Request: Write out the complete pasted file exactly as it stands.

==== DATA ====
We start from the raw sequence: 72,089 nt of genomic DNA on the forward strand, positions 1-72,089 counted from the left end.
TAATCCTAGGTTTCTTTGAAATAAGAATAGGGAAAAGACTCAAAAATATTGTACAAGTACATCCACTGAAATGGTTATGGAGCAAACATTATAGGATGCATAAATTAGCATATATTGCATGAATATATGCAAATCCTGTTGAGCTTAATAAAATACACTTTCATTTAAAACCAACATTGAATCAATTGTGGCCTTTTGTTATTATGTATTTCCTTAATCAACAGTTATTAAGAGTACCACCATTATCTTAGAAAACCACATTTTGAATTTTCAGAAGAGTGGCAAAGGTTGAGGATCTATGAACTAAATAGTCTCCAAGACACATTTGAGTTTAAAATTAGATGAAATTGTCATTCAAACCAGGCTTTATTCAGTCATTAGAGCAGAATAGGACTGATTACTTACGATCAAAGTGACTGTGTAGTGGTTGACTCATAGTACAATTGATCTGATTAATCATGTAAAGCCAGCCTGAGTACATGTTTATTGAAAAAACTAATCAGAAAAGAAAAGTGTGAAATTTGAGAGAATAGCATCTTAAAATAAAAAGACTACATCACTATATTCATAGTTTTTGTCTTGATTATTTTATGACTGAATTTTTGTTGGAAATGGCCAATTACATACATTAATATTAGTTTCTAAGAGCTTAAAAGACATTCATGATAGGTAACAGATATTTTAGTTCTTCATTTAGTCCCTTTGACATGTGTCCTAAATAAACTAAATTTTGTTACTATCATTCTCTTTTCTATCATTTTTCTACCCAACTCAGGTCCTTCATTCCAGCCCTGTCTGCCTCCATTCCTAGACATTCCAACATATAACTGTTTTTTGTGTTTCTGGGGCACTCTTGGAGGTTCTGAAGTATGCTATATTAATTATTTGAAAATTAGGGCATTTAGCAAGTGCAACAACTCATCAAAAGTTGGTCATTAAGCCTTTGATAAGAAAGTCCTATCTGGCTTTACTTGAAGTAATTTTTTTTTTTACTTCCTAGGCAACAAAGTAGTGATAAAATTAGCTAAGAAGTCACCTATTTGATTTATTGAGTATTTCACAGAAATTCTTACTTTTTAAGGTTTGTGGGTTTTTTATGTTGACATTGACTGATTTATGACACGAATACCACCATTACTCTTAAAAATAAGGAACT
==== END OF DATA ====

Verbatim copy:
We start from the raw sequence: 72,089 nt of genomic DNA on the forward strand, positions 1-72,089 counted from the left end.
TAATCCTAGGTTTCTTTGAAATAAGAATAGGGAAAAGACTCAAAAATATTGTACAAGTACATCCACTGAAATGGTTATGGAGCAAACATTATAGGATGCATAAATTAGCATATATTGCATGAATATATGCAAATCCTGTTGAGCTTAATAAAATACACTTTCATTTAAAACCAACATTGAATCAATTGTGGCCTTTTGTTATTATGTATTTCCTTAATCAACAGTTATTAAGAGTACCACCATTATCTTAGAAAACCACATTTTGAATTTTCAGAAGAGTGGCAAAGGTTGAGGATCTATGAACTAAATAGTCTCCAAGACACATTTGAGTTTAAAATTAGATGAAATTGTCATTCAAACCAGGCTTTATTCAGTCATTAGAGCAGAATAGGACTGATTACTTACGATCAAAGTGACTGTGTAGTGGTTGACTCATAGTACAATTGATCTGATTAATCATGTAAAGCCAGCCTGAGTACATGTTTATTGAAAAAACTAATCAGAAAAGAAAAGTGTGAAATTTGAGAGAATAGCATCTTAAAATAAAAAGACTACATCACTATATTCATAGTTTTTGTCTTGATTATTTTATGACTGAATTTTTGTTGGAAATGGCCAATTACATACATTAATATTAGTTTCTAAGAGCTTAAAAGACATTCATGATAGGTAACAGATATTTTAGTTCTTCATTTAGTCCCTTTGACATGTGTCCTAAATAAACTAAATTTTGTTACTATCATTCTCTTTTCTATCATTTTTCTACCCAACTCAGGTCCTTCATTCCAGCCCTGTCTGCCTCCATTCCTAGACATTCCAACATATAACTGTTTTTTGTGTTTCTGGGGCACTCTTGGAGGTTCTGAAGTATGCTATATTAATTATTTGAAAATTAGGGCATTTAGCAAGTGCAACAACTCATCAAAAGTTGGTCATTAAGCCTTTGATAAGAAAGTCCTATCTGGCTTTACTTGAAGTAATTTTTTTTTTTACTTCCTAGGCAACAAAGTAGTGATAAAATTAGCTAAGAAGTCACCTATTTGATTTATTGAGTATTTCACAGAAATTCTTACTTTTTAAGGTTTGTGGGTTTTTTATGTTGACATTGACTGATTTATGACACGAATACCACCATTACTCTTAAAAATAAGGAACT